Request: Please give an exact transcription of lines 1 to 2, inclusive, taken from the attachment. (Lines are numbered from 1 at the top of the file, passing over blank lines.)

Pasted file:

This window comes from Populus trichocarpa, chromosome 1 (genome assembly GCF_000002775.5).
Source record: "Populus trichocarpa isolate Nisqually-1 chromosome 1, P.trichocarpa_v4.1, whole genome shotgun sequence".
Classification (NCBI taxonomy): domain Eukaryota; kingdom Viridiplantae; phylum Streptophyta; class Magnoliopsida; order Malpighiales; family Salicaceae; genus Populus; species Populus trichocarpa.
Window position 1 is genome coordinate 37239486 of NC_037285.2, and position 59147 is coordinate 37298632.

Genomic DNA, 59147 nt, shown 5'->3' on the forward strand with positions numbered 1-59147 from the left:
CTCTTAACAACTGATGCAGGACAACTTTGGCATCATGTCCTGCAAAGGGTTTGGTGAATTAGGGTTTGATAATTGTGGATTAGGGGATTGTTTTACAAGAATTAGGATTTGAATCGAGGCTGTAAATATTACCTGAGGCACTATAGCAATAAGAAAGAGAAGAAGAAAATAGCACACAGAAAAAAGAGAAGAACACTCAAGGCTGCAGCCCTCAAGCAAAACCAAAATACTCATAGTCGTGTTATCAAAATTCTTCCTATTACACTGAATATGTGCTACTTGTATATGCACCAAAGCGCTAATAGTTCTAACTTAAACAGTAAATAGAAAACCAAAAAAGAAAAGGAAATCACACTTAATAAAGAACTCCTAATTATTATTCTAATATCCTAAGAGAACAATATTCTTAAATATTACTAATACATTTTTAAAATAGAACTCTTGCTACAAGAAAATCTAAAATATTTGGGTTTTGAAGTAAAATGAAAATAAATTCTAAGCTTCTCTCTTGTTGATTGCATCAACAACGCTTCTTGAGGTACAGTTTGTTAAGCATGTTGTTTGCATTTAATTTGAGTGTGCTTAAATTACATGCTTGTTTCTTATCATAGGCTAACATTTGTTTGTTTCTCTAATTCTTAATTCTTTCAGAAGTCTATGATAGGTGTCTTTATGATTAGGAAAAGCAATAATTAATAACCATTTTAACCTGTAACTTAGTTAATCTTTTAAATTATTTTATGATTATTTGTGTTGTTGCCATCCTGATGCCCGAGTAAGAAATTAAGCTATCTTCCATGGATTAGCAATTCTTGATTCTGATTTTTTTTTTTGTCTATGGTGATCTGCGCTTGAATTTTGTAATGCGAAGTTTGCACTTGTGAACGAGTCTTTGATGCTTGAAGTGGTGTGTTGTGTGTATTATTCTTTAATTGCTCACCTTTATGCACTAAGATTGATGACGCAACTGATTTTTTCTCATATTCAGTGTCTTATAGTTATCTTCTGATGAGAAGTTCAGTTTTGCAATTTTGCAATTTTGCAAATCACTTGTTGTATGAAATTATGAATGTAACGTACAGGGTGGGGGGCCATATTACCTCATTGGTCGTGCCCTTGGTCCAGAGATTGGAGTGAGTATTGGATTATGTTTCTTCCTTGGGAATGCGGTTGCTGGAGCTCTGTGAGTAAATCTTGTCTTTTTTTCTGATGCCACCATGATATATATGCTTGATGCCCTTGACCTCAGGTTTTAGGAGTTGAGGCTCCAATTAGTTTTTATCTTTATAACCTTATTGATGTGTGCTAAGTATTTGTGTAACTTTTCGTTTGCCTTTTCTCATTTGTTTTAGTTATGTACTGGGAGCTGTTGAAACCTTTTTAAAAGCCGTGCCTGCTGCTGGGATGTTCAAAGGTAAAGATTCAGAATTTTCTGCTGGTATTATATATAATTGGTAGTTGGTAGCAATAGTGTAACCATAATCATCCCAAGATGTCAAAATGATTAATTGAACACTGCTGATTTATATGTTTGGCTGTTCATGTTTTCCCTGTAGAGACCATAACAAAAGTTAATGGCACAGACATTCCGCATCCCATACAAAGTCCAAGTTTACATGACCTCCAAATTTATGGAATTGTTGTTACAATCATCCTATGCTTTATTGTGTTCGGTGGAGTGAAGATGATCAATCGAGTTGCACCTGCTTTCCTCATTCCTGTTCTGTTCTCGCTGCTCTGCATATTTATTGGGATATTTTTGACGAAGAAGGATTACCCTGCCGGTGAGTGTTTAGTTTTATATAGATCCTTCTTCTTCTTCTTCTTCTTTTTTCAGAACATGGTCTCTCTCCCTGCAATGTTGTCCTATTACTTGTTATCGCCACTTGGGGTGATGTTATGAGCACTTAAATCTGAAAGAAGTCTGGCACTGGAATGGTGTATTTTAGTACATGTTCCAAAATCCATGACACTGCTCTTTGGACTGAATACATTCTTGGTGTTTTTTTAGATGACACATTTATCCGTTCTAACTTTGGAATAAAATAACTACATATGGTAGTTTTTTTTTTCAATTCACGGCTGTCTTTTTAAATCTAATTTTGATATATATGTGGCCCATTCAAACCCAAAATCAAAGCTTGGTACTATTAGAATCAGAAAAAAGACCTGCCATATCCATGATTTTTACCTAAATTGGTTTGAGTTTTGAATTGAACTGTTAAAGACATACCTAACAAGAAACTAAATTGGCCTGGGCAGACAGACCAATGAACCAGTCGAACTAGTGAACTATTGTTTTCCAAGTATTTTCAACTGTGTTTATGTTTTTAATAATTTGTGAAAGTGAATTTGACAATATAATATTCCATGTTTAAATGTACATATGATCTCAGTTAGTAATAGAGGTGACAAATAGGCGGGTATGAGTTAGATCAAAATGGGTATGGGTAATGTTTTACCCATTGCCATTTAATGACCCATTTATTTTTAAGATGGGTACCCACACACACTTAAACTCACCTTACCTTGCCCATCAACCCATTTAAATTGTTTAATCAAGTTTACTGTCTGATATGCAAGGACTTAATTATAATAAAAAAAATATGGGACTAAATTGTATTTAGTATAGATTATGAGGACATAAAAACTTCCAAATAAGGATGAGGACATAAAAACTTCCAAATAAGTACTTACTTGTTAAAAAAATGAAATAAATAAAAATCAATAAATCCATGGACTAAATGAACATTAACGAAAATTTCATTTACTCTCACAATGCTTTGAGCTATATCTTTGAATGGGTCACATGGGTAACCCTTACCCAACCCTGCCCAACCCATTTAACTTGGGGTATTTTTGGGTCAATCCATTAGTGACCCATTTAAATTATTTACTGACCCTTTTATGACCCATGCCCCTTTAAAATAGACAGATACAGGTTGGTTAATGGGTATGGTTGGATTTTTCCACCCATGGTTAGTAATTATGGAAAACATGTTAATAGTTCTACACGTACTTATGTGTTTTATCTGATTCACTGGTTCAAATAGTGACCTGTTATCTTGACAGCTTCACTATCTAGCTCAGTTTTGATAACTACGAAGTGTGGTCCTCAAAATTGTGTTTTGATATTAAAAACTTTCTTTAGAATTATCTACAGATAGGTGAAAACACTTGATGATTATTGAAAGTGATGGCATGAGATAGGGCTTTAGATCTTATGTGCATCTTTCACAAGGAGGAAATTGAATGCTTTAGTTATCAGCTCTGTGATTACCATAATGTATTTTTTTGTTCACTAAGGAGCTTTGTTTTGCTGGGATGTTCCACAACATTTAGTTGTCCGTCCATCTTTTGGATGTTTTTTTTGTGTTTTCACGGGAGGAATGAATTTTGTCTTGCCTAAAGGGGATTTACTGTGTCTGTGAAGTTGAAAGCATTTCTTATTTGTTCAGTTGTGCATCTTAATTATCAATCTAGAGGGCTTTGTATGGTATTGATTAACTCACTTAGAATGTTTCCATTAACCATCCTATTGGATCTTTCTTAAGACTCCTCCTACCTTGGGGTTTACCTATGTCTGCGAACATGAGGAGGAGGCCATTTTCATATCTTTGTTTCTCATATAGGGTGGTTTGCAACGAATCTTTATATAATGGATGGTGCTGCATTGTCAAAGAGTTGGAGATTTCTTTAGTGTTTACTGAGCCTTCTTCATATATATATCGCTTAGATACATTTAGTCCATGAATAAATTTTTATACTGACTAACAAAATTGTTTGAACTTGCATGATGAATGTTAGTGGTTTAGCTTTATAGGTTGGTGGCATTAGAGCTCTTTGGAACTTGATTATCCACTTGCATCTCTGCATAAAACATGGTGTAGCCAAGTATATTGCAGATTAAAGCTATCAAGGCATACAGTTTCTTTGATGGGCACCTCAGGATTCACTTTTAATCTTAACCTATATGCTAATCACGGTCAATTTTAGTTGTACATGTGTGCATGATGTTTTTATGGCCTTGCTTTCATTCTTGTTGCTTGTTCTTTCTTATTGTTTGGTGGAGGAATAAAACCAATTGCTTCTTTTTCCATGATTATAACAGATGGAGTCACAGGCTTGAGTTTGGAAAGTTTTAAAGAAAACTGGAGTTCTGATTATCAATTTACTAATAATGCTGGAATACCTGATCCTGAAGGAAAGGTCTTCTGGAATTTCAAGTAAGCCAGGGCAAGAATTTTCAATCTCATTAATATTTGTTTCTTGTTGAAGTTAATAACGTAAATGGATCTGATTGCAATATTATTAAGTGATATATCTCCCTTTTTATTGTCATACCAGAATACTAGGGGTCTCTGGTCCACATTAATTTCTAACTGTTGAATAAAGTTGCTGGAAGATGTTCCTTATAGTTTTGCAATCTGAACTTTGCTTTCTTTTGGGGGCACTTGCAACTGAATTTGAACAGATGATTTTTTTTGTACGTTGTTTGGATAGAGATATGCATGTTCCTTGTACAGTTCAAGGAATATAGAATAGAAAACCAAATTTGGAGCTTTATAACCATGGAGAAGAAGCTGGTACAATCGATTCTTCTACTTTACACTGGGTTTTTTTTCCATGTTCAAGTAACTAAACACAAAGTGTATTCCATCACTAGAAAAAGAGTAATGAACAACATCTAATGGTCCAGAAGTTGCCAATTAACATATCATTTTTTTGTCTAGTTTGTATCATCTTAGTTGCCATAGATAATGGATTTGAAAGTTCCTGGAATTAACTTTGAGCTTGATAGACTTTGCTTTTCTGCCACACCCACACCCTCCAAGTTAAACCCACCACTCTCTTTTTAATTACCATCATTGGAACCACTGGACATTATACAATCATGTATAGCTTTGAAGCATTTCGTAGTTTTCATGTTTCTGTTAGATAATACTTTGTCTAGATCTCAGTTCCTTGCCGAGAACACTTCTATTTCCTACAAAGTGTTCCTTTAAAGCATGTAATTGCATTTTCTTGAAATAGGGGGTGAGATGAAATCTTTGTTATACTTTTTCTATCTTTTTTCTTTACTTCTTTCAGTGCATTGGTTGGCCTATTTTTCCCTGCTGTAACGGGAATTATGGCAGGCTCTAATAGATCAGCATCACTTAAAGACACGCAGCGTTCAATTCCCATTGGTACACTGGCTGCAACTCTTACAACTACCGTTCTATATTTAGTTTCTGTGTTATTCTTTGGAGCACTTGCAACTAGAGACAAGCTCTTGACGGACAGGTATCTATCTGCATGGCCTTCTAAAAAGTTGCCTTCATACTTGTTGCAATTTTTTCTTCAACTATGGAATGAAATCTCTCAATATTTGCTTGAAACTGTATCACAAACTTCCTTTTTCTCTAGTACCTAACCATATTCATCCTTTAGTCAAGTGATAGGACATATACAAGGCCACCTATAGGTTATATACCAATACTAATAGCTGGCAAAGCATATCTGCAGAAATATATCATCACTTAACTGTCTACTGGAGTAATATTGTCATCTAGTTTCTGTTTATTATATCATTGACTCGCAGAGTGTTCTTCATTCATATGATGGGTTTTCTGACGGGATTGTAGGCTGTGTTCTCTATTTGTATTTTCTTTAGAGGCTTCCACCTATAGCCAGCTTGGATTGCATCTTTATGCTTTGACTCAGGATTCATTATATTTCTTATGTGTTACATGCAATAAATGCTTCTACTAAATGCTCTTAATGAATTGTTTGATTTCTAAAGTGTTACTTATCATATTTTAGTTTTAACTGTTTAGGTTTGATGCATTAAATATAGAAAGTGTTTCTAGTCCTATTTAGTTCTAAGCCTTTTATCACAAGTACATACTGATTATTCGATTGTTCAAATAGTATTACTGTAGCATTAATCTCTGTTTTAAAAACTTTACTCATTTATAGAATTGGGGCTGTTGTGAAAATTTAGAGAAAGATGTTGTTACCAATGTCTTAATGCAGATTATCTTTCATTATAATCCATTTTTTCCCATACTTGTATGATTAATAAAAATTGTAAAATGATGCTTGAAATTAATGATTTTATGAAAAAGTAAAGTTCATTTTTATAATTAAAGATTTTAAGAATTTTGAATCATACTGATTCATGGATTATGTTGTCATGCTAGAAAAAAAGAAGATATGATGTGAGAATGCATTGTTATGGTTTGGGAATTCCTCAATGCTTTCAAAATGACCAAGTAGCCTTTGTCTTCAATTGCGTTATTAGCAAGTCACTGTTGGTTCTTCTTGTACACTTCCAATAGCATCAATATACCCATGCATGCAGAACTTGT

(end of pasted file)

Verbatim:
This window comes from Populus trichocarpa, chromosome 1 (genome assembly GCF_000002775.5).
Source record: "Populus trichocarpa isolate Nisqually-1 chromosome 1, P.trichocarpa_v4.1, whole genome shotgun sequence".